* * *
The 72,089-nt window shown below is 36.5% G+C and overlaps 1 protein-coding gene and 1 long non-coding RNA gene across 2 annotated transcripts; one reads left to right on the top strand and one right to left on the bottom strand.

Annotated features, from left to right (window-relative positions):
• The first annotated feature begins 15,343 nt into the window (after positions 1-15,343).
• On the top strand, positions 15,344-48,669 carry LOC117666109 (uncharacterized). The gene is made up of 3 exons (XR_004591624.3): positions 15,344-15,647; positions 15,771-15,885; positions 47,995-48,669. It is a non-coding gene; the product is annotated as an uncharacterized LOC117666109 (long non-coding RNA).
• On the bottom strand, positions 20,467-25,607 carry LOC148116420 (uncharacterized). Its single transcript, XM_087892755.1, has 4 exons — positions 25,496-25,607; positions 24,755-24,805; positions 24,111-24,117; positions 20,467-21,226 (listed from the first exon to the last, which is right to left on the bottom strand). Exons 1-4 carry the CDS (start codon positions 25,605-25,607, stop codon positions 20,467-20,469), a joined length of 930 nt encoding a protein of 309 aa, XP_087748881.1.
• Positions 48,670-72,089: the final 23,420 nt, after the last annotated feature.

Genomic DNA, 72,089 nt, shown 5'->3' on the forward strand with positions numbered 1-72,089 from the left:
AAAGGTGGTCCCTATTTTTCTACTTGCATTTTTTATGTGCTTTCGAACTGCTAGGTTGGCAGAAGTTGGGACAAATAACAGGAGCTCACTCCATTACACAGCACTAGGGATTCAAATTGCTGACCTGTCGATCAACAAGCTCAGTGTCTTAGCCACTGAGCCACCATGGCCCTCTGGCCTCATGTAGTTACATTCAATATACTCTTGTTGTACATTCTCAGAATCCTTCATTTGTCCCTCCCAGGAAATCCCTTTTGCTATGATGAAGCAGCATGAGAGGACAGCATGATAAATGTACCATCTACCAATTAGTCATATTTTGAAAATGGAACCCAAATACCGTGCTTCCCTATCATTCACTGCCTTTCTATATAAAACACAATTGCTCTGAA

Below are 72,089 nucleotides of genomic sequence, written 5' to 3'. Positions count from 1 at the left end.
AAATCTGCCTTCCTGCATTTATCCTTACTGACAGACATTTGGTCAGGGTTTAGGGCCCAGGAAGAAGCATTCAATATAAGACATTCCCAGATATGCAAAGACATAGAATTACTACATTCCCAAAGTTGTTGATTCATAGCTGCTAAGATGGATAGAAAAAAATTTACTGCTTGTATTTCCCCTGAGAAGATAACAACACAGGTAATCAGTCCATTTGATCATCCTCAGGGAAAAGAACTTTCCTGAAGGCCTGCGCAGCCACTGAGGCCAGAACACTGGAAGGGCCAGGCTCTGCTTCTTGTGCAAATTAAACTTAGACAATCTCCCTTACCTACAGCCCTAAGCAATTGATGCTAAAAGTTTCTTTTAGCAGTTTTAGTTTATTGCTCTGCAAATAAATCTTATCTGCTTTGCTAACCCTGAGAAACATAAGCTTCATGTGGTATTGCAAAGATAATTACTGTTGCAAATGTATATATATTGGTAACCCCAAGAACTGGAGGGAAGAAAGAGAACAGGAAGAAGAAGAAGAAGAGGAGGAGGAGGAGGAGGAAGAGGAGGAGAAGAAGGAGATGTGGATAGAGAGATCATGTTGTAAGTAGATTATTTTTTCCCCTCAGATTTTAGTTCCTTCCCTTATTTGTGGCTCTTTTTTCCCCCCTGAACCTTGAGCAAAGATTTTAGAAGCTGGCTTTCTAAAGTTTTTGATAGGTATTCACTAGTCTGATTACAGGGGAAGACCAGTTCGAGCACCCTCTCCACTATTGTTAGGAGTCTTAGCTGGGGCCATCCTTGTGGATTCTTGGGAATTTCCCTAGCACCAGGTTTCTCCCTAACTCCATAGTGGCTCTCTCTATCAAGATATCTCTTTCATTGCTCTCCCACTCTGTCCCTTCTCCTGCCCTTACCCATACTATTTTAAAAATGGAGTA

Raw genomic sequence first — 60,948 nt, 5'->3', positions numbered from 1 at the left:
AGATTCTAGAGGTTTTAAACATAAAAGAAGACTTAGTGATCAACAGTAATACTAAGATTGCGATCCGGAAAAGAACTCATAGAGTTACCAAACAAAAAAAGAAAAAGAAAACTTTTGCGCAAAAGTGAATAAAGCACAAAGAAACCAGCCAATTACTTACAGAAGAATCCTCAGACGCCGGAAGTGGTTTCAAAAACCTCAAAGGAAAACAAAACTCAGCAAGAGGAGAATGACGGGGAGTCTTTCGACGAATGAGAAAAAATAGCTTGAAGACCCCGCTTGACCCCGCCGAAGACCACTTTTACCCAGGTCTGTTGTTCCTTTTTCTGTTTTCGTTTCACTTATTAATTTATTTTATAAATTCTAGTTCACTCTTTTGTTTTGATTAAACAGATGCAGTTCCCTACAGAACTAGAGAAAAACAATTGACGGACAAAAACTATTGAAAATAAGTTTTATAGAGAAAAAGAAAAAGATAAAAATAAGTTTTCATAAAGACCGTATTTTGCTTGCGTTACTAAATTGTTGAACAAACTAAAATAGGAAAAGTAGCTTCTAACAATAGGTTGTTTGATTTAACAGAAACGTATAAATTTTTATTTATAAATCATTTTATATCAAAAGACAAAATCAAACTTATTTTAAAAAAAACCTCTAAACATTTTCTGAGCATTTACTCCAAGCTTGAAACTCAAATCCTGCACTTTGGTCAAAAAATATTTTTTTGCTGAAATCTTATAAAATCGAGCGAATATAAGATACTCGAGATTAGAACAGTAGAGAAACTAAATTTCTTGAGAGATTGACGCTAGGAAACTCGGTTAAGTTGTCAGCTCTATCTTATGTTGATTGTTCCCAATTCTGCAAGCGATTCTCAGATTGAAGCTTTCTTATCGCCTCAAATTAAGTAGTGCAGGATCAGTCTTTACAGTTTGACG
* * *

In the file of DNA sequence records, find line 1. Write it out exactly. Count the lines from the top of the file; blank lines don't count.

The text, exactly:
The 72,089-nt window shown below is 36.5% G+C and overlaps 1 protein-coding gene and 1 long non-coding RNA gene across 2 annotated transcripts; one reads left to right on the top strand and one right to left on the bottom strand.